“One issue I see here was highlighted very well by the misguided pro David Davis lefties; how do you get everyone to unite around one candidate?”

Stop acting liberal for a start.

“As for David Lammy talking down, I’m afraid I saw no evidence of that.”

Then please reread the early exchanges. His intervention at comment #9 immediately stunk of a change of tune – that he was tailoring his message to his audience – and exposed the vacuuous nature of the analysis he was trying to promote.

In doing so he has clearly tried to learn the language of positive reinforcement in order to manipulate his reception, but it doesn’t survive sustained scrutiny (as Blair discovered to his cost) and I’m surprised you fall for it, Sunny.

I think it is excessive to call it ‘talking down’ though and that’s not what I suggested anyway. It was condescending on an intellectual level, however, to watch the dishonesty of shifty politician back-sliding in action, as it is an embarrassing bad habit he needs to unlearn for the general public, unless he can find himself a permanent non-parliamentary position in the Westminster village of civil servants/think tankers.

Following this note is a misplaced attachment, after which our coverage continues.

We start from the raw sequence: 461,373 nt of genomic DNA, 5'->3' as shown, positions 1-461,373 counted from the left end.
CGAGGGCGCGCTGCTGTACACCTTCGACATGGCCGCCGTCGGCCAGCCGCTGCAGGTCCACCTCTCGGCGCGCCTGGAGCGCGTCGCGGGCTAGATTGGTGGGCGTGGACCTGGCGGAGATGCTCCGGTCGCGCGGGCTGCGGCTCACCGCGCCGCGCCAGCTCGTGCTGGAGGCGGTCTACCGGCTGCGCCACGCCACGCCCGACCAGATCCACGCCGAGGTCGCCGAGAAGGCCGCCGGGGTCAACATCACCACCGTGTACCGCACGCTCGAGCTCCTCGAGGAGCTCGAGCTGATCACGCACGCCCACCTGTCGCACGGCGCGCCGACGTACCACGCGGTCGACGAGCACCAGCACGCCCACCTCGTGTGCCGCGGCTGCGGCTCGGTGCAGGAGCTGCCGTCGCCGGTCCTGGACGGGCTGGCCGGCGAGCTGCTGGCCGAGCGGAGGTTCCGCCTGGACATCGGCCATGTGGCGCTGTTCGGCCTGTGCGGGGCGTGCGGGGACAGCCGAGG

I was a bit frustrated by Blog Nation by the end for the same reason I get frustrated with most leftie events – it was difficult to get a sense of strategy and direction on the way forward.

If I recall, there was some discussion over whether or not we should be looking for a way forward. There was something of a split between those who thought some grand coalition of leftie bloggers could make waves through politics, and those who we quite happy blogging because they like blogging.

There was something of a split between those who thought some grand coalition of leftie bloggers could make waves through politics, and those who we quite happy blogging because they like blogging.

I think there’s likely to be differences on what is the way forward, but I doubt many of the bloggers who attended wanted to write only for themselves. Or am I wrong?

thomas: that he was tailoring his message to his audience – and exposed the vacuuous nature of the analysis he was trying to promote.

You think any sort of political party talk is vacuous thomas. Of course he’s going to change how the message is phrased depending on the audience. In itself, that’s not an issue.

Lee:
You cannot sit there and claim the things Lammy claimed about listening to those outside of Westminster and not be asked why exactly other expert opinions were duly ignored on issues like 42 days, you cannot unlink the two.